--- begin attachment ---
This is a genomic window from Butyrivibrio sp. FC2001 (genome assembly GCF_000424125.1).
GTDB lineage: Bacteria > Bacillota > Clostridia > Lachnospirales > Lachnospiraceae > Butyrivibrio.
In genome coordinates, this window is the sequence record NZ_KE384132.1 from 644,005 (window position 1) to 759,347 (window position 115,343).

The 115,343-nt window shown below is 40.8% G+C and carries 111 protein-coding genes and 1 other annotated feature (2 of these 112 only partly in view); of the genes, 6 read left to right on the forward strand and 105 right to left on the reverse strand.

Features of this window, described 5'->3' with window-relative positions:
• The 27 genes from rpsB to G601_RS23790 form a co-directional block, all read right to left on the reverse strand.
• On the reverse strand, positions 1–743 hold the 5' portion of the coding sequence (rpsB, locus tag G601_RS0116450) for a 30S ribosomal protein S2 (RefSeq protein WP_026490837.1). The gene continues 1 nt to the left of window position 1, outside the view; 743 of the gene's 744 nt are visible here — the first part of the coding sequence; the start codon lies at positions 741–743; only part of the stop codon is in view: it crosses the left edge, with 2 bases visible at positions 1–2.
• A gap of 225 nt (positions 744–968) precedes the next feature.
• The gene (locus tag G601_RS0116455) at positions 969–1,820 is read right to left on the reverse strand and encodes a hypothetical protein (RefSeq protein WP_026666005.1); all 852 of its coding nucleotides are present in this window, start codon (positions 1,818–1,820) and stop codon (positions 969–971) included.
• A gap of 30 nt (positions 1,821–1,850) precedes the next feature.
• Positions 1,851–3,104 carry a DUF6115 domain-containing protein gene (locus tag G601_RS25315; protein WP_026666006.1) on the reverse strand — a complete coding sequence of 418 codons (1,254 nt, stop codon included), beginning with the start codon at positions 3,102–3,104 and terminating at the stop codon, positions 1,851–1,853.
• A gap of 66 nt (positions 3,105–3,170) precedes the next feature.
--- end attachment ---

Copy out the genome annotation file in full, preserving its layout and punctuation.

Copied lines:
This is a genomic window from Butyrivibrio sp. FC2001 (genome assembly GCF_000424125.1).
GTDB lineage: Bacteria > Bacillota > Clostridia > Lachnospirales > Lachnospiraceae > Butyrivibrio.
In genome coordinates, this window is the sequence record NZ_KE384132.1 from 644,005 (window position 1) to 759,347 (window position 115,343).

The 115,343-nt window shown below is 40.8% G+C and carries 111 protein-coding genes and 1 other annotated feature (2 of these 112 only partly in view); of the genes, 6 read left to right on the forward strand and 105 right to left on the reverse strand.

Features of this window, described 5'->3' with window-relative positions:
• The 27 genes from rpsB to G601_RS23790 form a co-directional block, all read right to left on the reverse strand.
• On the reverse strand, positions 1–743 hold the 5' portion of the coding sequence (rpsB, locus tag G601_RS0116450) for a 30S ribosomal protein S2 (RefSeq protein WP_026490837.1). The gene continues 1 nt to the left of window position 1, outside the view; 743 of the gene's 744 nt are visible here — the first part of the coding sequence; the start codon lies at positions 741–743; only part of the stop codon is in view: it crosses the left edge, with 2 bases visible at positions 1–2.
• A gap of 225 nt (positions 744–968) precedes the next feature.
• The gene (locus tag G601_RS0116455) at positions 969–1,820 is read right to left on the reverse strand and encodes a hypothetical protein (RefSeq protein WP_026666005.1); all 852 of its coding nucleotides are present in this window, start codon (positions 1,818–1,820) and stop codon (positions 969–971) included.
• A gap of 30 nt (positions 1,821–1,850) precedes the next feature.
• Positions 1,851–3,104 carry a DUF6115 domain-containing protein gene (locus tag G601_RS25315; protein WP_026666006.1) on the reverse strand — a complete coding sequence of 418 codons (1,254 nt, stop codon included), beginning with the start codon at positions 3,102–3,104 and terminating at the stop codon, positions 1,851–1,853.
• A gap of 66 nt (positions 3,105–3,170) precedes the next feature.